Gymnosperms use roots, vascularized tissues and upright growth forms to survive in terrestrial habitats. Gymnosperms were among the first plants to colonize the land, and adaptations to the Earth’s terrestrial biome pervade their biology. Gymnosperms are less common in the modern world than angiosperms, but before the appearance of flowering plants, gymnosperms dominated the landscape.
Unlike many aquatic plants that float freely in the water column, terrestrial gymnosperms anchor themselves to a single spot for the duration of their lives. However, like aquatic plants, gymnosperms require water to survive. To become stationary plants and still obtain the water they require gymnosperms use vascular tissues to transport water that is absorbed by their roots.
The development of vascular tissues and roots enabled primitive gymnosperms to develop upright growth forms. While many gymnosperms remain reasonably small, perhaps only growing to a height of 12 inches, some gymnosperms are the tallest plants on Earth. In California, redwood trees reach almost 400 feet in height.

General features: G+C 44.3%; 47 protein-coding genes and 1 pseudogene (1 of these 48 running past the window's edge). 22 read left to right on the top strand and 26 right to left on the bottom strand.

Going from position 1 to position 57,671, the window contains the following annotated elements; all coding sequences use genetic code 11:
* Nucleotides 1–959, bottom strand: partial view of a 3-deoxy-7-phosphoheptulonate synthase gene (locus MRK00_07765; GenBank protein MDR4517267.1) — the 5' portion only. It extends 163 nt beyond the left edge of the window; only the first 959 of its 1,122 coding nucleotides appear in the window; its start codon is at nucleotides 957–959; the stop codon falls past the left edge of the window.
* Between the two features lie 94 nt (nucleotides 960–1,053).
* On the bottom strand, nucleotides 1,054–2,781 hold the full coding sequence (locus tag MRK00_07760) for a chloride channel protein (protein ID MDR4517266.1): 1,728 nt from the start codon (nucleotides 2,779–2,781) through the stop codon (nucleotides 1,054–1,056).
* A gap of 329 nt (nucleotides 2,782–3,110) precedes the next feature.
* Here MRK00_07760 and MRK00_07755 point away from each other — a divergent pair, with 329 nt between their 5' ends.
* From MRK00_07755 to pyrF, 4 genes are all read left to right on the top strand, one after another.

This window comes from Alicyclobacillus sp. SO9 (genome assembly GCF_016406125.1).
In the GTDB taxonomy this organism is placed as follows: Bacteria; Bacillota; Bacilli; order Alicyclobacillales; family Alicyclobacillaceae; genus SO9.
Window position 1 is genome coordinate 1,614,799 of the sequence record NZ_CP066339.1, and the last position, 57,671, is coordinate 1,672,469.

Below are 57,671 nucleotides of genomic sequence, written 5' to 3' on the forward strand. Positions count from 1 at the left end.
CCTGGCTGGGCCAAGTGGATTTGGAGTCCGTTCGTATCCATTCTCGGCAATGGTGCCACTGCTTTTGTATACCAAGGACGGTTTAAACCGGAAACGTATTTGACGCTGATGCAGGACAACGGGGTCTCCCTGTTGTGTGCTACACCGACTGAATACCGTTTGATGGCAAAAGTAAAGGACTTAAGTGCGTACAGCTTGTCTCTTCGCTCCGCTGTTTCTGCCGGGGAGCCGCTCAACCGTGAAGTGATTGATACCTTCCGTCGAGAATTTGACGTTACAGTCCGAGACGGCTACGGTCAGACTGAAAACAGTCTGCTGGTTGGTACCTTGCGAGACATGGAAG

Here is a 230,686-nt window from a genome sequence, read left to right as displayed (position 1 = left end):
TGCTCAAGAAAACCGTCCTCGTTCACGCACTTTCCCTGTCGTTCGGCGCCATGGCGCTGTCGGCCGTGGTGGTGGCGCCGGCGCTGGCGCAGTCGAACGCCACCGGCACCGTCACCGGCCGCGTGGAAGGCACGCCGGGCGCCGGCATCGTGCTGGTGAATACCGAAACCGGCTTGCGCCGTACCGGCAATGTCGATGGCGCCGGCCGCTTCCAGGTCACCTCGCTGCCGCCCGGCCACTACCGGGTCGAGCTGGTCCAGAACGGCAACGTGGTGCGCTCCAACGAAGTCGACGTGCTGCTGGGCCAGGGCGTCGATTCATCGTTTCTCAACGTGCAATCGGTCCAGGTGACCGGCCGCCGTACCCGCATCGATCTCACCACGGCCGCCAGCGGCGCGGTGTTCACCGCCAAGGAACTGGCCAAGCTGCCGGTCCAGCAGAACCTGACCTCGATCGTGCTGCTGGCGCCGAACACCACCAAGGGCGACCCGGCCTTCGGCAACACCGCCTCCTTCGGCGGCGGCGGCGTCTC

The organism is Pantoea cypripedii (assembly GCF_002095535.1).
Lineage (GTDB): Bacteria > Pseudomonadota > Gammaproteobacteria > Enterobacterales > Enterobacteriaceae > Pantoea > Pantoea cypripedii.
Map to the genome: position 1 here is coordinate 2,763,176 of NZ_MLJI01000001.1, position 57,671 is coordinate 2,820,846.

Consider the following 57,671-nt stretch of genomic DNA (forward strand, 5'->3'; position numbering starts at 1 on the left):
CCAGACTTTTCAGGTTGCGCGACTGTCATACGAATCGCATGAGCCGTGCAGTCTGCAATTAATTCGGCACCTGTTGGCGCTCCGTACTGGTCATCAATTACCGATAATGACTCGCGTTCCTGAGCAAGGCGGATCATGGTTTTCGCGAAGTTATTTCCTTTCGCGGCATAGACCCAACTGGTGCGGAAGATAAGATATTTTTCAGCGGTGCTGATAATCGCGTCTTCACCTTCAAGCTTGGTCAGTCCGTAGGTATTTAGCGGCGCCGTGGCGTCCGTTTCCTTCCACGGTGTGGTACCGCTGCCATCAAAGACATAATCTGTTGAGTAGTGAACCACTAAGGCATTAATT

The term “gymnosperm” means “naked seed” and refers to the seeds of the plants, which lack the fleshy, fruit-like covering common to angiosperms. Gymnosperms are almost universally wind-pollinated plants, while many angiosperms utilize insects, mammals or birds to achieve cross-pollination.